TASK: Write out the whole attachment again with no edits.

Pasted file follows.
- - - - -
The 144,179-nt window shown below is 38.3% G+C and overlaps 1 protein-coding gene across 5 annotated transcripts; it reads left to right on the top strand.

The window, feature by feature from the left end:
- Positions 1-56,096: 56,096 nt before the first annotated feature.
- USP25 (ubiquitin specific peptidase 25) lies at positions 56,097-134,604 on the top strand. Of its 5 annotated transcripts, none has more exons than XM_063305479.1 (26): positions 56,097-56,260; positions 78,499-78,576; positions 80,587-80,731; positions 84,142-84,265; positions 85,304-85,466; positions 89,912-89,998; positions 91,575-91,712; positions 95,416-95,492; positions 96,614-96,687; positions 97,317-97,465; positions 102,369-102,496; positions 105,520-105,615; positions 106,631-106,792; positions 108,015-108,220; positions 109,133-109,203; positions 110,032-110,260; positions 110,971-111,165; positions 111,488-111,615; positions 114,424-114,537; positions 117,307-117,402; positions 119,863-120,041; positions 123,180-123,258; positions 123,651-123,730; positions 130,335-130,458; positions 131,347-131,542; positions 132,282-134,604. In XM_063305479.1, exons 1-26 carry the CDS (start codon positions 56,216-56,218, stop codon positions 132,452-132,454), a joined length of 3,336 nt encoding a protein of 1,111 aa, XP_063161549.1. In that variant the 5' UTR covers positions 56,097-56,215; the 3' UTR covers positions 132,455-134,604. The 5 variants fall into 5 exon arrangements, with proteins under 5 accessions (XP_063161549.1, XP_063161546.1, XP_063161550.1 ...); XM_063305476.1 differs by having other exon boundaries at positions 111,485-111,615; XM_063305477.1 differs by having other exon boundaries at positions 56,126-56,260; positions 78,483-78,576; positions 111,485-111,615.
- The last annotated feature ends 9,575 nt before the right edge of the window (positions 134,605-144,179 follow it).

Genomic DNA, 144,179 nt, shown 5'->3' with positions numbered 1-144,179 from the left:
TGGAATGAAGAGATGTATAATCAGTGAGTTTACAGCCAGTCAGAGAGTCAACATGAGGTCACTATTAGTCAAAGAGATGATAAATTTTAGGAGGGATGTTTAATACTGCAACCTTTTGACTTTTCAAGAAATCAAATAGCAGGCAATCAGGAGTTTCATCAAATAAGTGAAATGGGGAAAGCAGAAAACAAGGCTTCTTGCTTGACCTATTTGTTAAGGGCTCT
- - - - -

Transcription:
The 144,179-nt window shown below is 38.3% G+C and overlaps 1 protein-coding gene across 5 annotated transcripts; it reads left to right on the top strand.

The window, feature by feature from the left end:
- Positions 1-56,096: 56,096 nt before the first annotated feature.
- USP25 (ubiquitin specific peptidase 25) lies at positions 56,097-134,604 on the top strand. Of its 5 annotated transcripts, none has more exons than XM_063305479.1 (26): positions 56,097-56,260; positions 78,499-78,576; positions 80,587-80,731; positions 84,142-84,265; positions 85,304-85,466; positions 89,912-89,998; positions 91,575-91,712; positions 95,416-95,492; positions 96,614-96,687; positions 97,317-97,465; positions 102,369-102,496; positions 105,520-105,615; positions 106,631-106,792; positions 108,015-108,220; positions 109,133-109,203; positions 110,032-110,260; positions 110,971-111,165; positions 111,488-111,615; positions 114,424-114,537; positions 117,307-117,402; positions 119,863-120,041; positions 123,180-123,258; positions 123,651-123,730; positions 130,335-130,458; positions 131,347-131,542; positions 132,282-134,604. In XM_063305479.1, exons 1-26 carry the CDS (start codon positions 56,216-56,218, stop codon positions 132,452-132,454), a joined length of 3,336 nt encoding a protein of 1,111 aa, XP_063161549.1. In that variant the 5' UTR covers positions 56,097-56,215; the 3' UTR covers positions 132,455-134,604. The 5 variants fall into 5 exon arrangements, with proteins under 5 accessions (XP_063161549.1, XP_063161546.1, XP_063161550.1 ...); XM_063305476.1 differs by having other exon boundaries at positions 111,485-111,615; XM_063305477.1 differs by having other exon boundaries at positions 56,126-56,260; positions 78,483-78,576; positions 111,485-111,615.
- The last annotated feature ends 9,575 nt before the right edge of the window (positions 134,605-144,179 follow it).

Genomic DNA, 144,179 nt, shown 5'->3' with positions numbered 1-144,179 from the left:
TGGAATGAAGAGATGTATAATCAGTGAGTTTACAGCCAGTCAGAGAGTCAACATGAGGTCACTATTAGTCAAAGAGATGATAAATTTTAGGAGGGATGTTTAATACTGCAACCTTTTGACTTTTCAAGAAATCAAATAGCAGGCAATCAGGAGTTTCATCAAATAAGTGAAATGGGGAAAGCAGAAAACAAGGCTTCTTGCTTGACCTATTTGTTAAGGGCTCT